Down! Set! Advise!
I am not, nor have I ever been a professional athlete. I am not sure how or what I would have done had I been handed a multi-million dollar bonus check for making a decision to leave college early. I have no idea of the unique concerns, demands, or needs these individuals have – professionally, personally or financially. What I do love is the idea of helping people achieve their goals – whether I watch them on Sundays, see them round out their season in late October or just go to Church with them on Sundays. It makes me particularly frustrated when I hear about anyone having a poor outcome due to improper dealings. It is hard enough to achieve financial goals without the additional headwind of being concerned about the dealings of your advisor.
Then I came across an article that gives me a glimmer of hope. The article was on CNBC.com about the NFL’s 49ers and a robo-advisor firm, Wealthfront, striking a deal to help the team’s employees gain access to advice. The 49ers are paying the advisory fees on the first $100k of assets per individual, plus the team players, employees and alumni will also gain access to Wealthfront’s seminars. This is the kind of stuff that makes me proud to help and serve in an industry that literally helps people achieve their personal lifestyle goals.
We watch the players every weekend during the season. Many of these players will arrive in some form of a professional league as 16-24-year-old rookies depending on the sport and minor league options. Very few will get the huge immediate windfall type contracts that the top overall picks receive. Even fewer will have the type of long, productive and lucrative careers that they all dream about. Many athletes will go straight from high school, some will skip high school. Some will sign a low-end deal and never even touch the grass on the field on which they had hoped to excel on. On average an NFL player will have a career of just 3.3 years. For the NBA it is about 4.8 years, and the MLB is 5.6 years. Just a guess, but I would assume that very few players think about this when they enter the professional ranks.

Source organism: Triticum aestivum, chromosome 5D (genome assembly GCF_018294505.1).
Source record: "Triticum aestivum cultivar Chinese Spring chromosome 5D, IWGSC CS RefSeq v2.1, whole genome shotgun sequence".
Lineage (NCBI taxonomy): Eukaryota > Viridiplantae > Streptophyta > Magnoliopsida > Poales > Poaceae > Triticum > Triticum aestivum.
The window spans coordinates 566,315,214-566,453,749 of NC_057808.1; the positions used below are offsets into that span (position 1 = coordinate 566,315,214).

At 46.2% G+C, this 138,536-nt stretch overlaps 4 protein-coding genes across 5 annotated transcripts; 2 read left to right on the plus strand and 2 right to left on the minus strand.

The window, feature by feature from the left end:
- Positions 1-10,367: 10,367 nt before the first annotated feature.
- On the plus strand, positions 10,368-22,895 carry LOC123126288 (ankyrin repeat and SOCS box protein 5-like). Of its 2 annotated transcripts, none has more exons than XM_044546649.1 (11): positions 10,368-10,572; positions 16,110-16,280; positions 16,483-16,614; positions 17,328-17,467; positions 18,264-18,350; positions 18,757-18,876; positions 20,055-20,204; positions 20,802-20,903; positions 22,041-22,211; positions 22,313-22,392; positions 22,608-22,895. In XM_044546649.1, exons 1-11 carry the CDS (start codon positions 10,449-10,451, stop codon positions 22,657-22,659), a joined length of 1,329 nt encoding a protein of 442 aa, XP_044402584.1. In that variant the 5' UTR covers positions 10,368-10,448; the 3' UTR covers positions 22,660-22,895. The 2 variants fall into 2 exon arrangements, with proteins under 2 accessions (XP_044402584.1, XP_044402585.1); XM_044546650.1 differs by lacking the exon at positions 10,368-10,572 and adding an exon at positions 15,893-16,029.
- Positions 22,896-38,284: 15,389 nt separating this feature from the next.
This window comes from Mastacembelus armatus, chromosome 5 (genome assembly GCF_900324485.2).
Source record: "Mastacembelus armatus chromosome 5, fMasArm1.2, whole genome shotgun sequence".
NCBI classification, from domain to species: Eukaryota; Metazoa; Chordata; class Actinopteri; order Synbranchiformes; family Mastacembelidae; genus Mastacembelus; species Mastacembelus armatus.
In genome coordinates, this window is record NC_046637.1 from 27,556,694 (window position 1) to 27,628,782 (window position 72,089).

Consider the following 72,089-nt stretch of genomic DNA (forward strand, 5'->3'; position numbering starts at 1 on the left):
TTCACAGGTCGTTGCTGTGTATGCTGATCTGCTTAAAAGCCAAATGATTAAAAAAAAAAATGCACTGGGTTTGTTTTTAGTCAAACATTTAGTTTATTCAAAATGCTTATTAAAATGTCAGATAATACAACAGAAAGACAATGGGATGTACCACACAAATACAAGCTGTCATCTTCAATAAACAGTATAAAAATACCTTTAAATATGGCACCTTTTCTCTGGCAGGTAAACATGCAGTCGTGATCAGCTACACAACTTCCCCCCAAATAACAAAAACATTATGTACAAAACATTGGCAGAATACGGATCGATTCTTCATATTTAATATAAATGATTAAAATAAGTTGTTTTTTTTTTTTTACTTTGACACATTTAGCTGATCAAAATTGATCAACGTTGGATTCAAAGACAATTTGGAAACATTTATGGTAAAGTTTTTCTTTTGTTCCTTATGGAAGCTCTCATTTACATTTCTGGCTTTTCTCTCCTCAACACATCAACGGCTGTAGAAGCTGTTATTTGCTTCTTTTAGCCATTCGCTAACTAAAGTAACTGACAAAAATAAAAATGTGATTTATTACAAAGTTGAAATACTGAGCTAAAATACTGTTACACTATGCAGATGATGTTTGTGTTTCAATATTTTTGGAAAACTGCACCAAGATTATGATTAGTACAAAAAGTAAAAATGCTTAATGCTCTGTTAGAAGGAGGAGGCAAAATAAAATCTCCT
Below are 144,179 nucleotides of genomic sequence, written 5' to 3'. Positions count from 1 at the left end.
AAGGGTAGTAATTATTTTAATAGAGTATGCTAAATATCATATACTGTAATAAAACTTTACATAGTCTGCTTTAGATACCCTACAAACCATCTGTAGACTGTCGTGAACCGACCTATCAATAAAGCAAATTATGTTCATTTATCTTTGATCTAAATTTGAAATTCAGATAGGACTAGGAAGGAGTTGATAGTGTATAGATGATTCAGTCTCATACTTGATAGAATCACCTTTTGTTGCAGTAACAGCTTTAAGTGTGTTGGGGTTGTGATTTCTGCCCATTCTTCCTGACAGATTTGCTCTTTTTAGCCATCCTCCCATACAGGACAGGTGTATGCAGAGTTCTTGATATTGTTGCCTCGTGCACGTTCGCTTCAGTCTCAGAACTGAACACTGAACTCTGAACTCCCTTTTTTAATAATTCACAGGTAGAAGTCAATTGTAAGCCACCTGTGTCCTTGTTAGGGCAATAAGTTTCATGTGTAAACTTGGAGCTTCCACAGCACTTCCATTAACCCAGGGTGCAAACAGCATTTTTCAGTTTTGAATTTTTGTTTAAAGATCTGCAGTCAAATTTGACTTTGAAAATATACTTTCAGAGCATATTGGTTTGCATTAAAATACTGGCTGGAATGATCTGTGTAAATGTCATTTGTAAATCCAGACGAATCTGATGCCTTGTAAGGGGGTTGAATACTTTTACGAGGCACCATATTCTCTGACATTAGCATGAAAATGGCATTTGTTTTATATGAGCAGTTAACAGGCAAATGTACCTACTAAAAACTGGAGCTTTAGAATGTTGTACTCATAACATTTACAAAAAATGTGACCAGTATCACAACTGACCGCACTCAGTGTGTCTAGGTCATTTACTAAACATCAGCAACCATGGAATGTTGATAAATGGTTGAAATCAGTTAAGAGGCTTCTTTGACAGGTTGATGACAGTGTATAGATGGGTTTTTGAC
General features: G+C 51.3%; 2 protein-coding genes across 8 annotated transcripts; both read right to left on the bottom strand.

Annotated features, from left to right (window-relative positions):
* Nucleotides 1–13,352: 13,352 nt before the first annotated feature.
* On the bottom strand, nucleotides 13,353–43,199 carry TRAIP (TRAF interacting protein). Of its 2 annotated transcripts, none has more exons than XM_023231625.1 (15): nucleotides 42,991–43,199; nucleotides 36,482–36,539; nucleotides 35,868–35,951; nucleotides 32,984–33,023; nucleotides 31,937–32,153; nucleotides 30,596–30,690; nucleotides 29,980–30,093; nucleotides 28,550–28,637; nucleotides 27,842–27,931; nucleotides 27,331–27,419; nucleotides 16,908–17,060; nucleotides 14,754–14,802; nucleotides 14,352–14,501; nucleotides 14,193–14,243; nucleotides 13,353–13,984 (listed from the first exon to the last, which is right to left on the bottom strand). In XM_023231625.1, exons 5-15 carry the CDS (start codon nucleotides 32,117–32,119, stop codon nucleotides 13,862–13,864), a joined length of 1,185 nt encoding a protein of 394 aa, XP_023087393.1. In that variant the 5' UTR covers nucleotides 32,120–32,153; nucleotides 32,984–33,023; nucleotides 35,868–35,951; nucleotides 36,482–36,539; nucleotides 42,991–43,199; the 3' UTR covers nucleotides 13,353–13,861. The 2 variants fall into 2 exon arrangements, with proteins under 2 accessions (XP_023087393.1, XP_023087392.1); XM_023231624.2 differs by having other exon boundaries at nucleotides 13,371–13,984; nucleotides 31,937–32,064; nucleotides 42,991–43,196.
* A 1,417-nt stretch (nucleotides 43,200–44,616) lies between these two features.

I think this 49er-Wealthfront agreement is a wonderful “first down” but it should be viewed solely as that – a good first down gain. It increases the opportunity for education, it hopefully helps to set an appropriate asset allocation model, and possibly set a plan or goals to track progress towards. My concern is this: how does this advice model continue to evolve? Most individuals I know will not be involved in professional sports. So I am particularly interested in how the advice model might also evolve for doctors, lawyers, business owners and a slew of other societal professionals we interact with every day. All these groups have very unique needs that I am not sure the robo-advisor algorithms are prepared to deal with.
Finding the education and support that this deal is providing is essential and I applaud the 49ers for making a bold step to help their employees in this regard. I hope that when asset allocation and basic education aren’t enough that either the robo-advisor field evolves or it helps to provide professionals direction to find advisors that help with their specific professional path.
The clock is running, onto second down.
Patrick Flaherty, CIPM, is the Product Owner for CORE Performance and Integrations as well as the GM of Fee Manager. In addition to shaping the strategic direction and development of both products, Patrick is responsible for overseeing the operations of the Fee Manager business unit including developing and maintaining client and partner relationships. In 2011, he completed the requisite study and exams for the certificate in investment performance measurement (CIPM).